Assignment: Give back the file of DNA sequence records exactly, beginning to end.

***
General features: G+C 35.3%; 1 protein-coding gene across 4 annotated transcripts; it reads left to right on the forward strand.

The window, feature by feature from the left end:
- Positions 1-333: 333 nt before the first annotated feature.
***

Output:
General features: G+C 35.3%; 1 protein-coding gene across 4 annotated transcripts; it reads left to right on the forward strand.

The window, feature by feature from the left end:
- Positions 1-333: 333 nt before the first annotated feature.